On the afternoon of Wednesday, March 8, dozens of little girls and their families cycled through Pure Hockey in Danvers trying on hockey equipment—tiny helmets, tiny shoulder pads, and short sticks to match. After the fittings, two members of the Women’s National Hockey Team, Kali Flanagan and Megan Keller, greeted the girls, taking photos, letting them try on their Olympic gold medals, and picking out colorful tape for their hockey sticks.
The girls, ages five through ten, are participating in the Bruins’ Learn to Play hockey program, a four-week program that gets young kids onto the ice for a low cost, often for the first time.
Presented by hockey equipment retailer Pure Hockey, the program costs $180 and includes four weeks of on-ice instruction and a full set of hockey gear, which the kids get to keep, valued at around $550.
The program helps to break down barriers to the sport, giving girls and their families the “opportunity to get to the rink at a low cost in gear that fits them, and that gives them a great first time experience,” says Mike Dargin, director of youth hockey and fan development for the Bruins. “And if they have a good first experience then they’ll keep playing.”
On March 8, the Bruins and Pure Hockey were focused on giving the girls a positive fitting experience, trying on equipment that would then be mailed to their homes.
The program will get almost 800 girls into gear and onto the ice this spring. Thirteen rinks around the region participate, and each rink hosts sixty girls. North Shore local rinks include Saugus’s Hockeytown USA, Winthrop’s Larsen Rink, and Andover’s Phillips Academy Ice Rink.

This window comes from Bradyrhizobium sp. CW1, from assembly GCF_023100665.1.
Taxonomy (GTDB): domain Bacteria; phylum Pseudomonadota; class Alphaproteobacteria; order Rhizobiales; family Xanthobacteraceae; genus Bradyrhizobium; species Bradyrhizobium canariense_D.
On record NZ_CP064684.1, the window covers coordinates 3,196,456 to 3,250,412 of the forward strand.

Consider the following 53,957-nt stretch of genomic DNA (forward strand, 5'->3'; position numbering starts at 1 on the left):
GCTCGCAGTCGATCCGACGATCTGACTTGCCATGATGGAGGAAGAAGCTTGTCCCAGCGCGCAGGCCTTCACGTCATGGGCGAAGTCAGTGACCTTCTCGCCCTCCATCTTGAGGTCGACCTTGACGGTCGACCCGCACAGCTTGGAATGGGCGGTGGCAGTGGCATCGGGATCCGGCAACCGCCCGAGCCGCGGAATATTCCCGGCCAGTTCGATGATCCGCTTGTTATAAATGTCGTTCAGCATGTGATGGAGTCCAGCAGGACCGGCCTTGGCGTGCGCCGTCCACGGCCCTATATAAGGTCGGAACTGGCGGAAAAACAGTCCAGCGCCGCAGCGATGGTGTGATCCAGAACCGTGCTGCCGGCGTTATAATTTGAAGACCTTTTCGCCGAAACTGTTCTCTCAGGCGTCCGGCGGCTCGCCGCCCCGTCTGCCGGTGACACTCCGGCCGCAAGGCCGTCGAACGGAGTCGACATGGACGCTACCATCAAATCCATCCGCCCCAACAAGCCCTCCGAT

The Girls Learn to Play program gives kids four hockey instruction sessions—once a week for four weeks. But the arenas, Dargin says, aim to get kids coming back once the ice is broken, so to speak. “You get there for four weeks, but we want to make sure they have a retention and transition plan to keep them coming back to the rink,” says Dargin.
In fact, over 80% of the kids who do this program continue playing hockey, says Dargin, “because of the positive first time experience they got here.”
Meeting hockey role models
Megan Keller remembers the first time she started dreaming of playing hockey professionally, when she saw the US women’s Olympic team on TV. Now a Women’s National Hockey Team player herself, she’s won two Olympic medals—goal in 2018 and silver in 2022.
“It’s a sport that’s given me so much and it’s important to make it accessible for everybody,” says Keller. “It’s exciting to see all these young girls out here today.”
Both Keller and Kali Flanagan grew up playing hockey with boys. Flanagan, a 2018 Olympic gold medalist, member of the Boston Pride, and Burlington native, emphasizes the importance of getting more girls interested in the sport via visibility.
“I think [visibility] is the biggest thing right now,” says Flanagan. “It’s so important for little girls to see girls playing hockey on TV, and in rinks, and on social media,” she continues. “We always say that if you can see it, you can be it.”
Flanagan herself was introduced to the sport by her dad, who played hockey at Rensselaer Polytechnic Institute, trying on all his hockey equipment down in the basement one day. Keller was introduced by her older brother—”I wanted to do everything he did,” she laughs.
While Keller says she had fun playing with the boys, it was the lifelong friendships she’s made in the girls locker room as she’s grown up that mean the most to her. “Building those friendships and relationships is one of the best parts of team sports and ice hockey in general,” says Keller.
While the spring Learn to Play program is open to girls only, the Bruins run another program in the fall that’s coed. All NHL teams host Learn to Play, but the Bruins’ is the biggest program and involves the most girls. Year round, they get around 4,000 kids involved in hockey, 1,500 of whom are girls.
This year marks the fifth annual girls program, and the tenth coed one starts in the fall. Dargin encourages families interested in the fall program to check the website for more information in August.
“Growing the game is so important to us,” says Flangan. “If girls see other girls [playing hockey], they have role models, and then they can think ‘you know, maybe I can do that one day.’”